So we asked the opinions of several people, especially those who deal in concrete, and the conclusion was unanimous---no one was sure what the problem was. Nothing like a concensus, eh? So we contacted the folks who did all the inside insulation and asked their opinion. They suggested MORE insulation but on the outside of the looney bin.

You see, when we built this grain bin house, we were making it up as we went. Although there were tons of pictures on the internet and Pinterest, there was very little regarding actual grain bin home construction.   So per the suggestion of the folks who installed the grain bin for us, a deep foundation was dug and a concrete footer was poured. On the outside of the footer we placed two inches of thick foam as a barrier between the back filled earth and the concrete footer. See photo below.

But apparently we still needed more insulation over the edge of the footer that rests at ground level.
Yesterday Sealtite Corporation came and spray foamed a lovely green layer of additional insulation around the bottom of our Looney Bin. It is about 3 inches thick and goes 16in up from our foundation and 3-4 inches out from the bottom.

We could leave it as is...functional but ugly...instead, Keith is returning to the folks who installed the grain bin to get more steel from them to match the rest of the house. It will be curved so we'll run it around the base of the new insulation and built a wood cap or bench all the way around. Will make nice seating for visitors or place for flower boxes. 

This bench will also keep critters like ducks and chickens from picking at the insulation.
Pesky poultry!

Monday, September 4, 2017

The New Barn Reaches for the Sky

A three day weekend. What a blessing. Keith was home all three days and son Jason was also off from his job, so able to help. Sunday evening friend Jay came by and so by today-Monday-some very serious progress was made.

It's beginning to look like a barn!

Prior to starting on the trusses Keith shored up the walls with more purlins, constructed of old wood, new wood and gifted wood. Our oldest son is remodeling his home and gave us several 2 x 4's last week. When added to wood from the building we had dismantled, wood Keith had in storage and newly purchased wood we have a most eclectic building.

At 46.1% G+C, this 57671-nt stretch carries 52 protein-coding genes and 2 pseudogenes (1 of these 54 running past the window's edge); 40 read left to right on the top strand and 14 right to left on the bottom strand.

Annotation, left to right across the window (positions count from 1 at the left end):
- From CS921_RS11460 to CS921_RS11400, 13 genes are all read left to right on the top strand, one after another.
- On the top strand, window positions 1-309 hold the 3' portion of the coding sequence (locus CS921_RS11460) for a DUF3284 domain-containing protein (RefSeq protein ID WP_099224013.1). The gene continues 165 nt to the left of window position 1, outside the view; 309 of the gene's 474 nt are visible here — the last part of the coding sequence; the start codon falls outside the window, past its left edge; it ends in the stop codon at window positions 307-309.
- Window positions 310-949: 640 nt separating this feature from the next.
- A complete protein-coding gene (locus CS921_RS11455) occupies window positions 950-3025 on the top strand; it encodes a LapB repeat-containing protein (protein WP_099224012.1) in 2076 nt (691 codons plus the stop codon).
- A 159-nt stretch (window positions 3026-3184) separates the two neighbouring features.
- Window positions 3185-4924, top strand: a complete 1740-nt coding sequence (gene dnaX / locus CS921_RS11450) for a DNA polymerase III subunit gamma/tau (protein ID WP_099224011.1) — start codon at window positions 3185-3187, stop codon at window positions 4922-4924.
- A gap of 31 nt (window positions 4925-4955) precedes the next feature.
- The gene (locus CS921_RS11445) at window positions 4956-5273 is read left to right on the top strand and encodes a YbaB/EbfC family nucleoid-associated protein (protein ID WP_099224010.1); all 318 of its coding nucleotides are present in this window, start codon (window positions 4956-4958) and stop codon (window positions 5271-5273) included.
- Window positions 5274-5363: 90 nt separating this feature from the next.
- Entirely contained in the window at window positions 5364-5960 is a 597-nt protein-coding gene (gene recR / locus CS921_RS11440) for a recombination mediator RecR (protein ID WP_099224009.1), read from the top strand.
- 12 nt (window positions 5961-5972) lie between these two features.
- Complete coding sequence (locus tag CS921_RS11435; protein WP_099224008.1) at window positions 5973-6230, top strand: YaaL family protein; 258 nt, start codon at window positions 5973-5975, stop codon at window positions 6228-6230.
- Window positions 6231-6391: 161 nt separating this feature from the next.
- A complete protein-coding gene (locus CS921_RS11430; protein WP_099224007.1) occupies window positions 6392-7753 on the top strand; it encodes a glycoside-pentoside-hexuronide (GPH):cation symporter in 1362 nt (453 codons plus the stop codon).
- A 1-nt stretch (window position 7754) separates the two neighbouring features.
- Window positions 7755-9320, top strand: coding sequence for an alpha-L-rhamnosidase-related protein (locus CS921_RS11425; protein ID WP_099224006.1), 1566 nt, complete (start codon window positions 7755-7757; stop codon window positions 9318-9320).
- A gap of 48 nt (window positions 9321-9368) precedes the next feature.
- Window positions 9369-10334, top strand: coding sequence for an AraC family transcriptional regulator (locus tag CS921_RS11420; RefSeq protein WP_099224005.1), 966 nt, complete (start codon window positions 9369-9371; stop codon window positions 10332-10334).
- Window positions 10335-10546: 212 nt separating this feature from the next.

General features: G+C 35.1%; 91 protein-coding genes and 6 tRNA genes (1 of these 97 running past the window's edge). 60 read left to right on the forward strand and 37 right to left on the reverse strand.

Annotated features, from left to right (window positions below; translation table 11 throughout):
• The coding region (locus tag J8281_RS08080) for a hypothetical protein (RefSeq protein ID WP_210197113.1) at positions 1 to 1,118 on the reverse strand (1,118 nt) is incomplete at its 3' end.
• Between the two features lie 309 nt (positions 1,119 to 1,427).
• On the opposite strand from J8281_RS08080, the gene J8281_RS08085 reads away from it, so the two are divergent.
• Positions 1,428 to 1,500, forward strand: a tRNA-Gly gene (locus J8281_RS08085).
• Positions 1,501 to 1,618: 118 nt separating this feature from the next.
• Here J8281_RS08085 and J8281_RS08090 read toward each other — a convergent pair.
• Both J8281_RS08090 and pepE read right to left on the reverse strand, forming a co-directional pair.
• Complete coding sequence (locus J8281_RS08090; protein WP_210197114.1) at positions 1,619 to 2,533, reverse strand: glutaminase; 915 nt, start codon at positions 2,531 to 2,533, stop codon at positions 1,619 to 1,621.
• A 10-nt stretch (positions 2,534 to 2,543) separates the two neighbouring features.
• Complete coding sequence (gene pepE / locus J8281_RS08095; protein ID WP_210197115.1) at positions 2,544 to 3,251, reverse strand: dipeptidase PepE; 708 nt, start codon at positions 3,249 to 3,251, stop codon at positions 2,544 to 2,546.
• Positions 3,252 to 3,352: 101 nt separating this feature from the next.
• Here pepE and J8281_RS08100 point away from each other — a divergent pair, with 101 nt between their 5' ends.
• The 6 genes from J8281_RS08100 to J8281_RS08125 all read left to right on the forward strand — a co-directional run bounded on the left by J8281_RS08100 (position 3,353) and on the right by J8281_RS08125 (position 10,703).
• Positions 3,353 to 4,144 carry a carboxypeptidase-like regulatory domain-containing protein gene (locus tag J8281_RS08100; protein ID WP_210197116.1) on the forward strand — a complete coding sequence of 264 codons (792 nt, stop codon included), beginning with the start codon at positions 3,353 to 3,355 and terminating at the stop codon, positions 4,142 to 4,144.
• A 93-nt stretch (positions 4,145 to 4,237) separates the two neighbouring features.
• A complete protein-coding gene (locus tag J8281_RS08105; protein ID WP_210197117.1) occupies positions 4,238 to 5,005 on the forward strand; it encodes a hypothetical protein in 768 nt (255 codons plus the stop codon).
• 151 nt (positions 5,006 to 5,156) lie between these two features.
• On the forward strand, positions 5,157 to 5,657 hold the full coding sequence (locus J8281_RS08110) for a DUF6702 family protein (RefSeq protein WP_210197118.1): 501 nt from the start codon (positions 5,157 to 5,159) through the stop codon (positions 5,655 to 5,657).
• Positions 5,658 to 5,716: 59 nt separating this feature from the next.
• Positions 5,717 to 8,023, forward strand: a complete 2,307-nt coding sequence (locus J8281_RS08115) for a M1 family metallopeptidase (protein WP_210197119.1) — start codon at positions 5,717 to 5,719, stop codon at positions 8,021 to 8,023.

On Saturday we started on the roof trusses. Purchased new from Menards, 24 foot long at $103 each, they replace those destroyed when we hired help to take down the machine shed we purchased this past spring. While I lifted the trusses up high in the air, with a little help from a Kubota tractor, Keith and Jason maneuvered them in place with rope.

Ha, I say "rope". In reality they used hay twine because those two use it for everything. It's a miracle fiber they believe.

We did this the same way we put the posts in the ground, slid a long metal pole over the middle fork on the tractor hay spear and attached the truss by chains. Don't worry, I was not driving and taking photos at the same time, I was nervous enough just maneuvering that truss over the heads of two guys I loved very much.

I might also add when two of them were shouting directions to me at the same time, it got a little hairy. Or better yet, one is giving me hand signals while the other is yelling. The yelling was mandatory, the tractor is loud. The hand signals were optional and I'm still not sure they were all appropriate. Still, we got the job done and no one died. Goal met.

Once the truss was in place Keith or Jason would crawl up the side and nail it in place. We managed to get three trusses up on Sunday.

When Jay was able to work with us today he focused on the rafters between the trusses. He's an extremely height tolerate kind of guy. With Keith getting all the wood lined up and Jason cutting it to Jay's specifications, the three of them made short work of the days tasks.

I hid out in the kitchen making pear jam out of the box of pears Jay brought down from his place. And I made breakfast for everyone and lunch. I don't want you to think I was slacking off while the guys kept working. Around noon today they called me out to lift up the fourth truss but winds had picked up and it got a bit dicey as the truss floated forward, then back, then forward. We were all relieved when it was in place and nailed tight.

So tomorrow Keith is back to work at his off farm job, Jason goes back to the Angus farm he works at and Jay flies out of O'Hare for a two week vacation in Iceland and Copenhagen.

Me? I'll spend the day picking up the work site, pulling some nails, burning our wood pile, making bread  and just being the glamourous homesteader I am.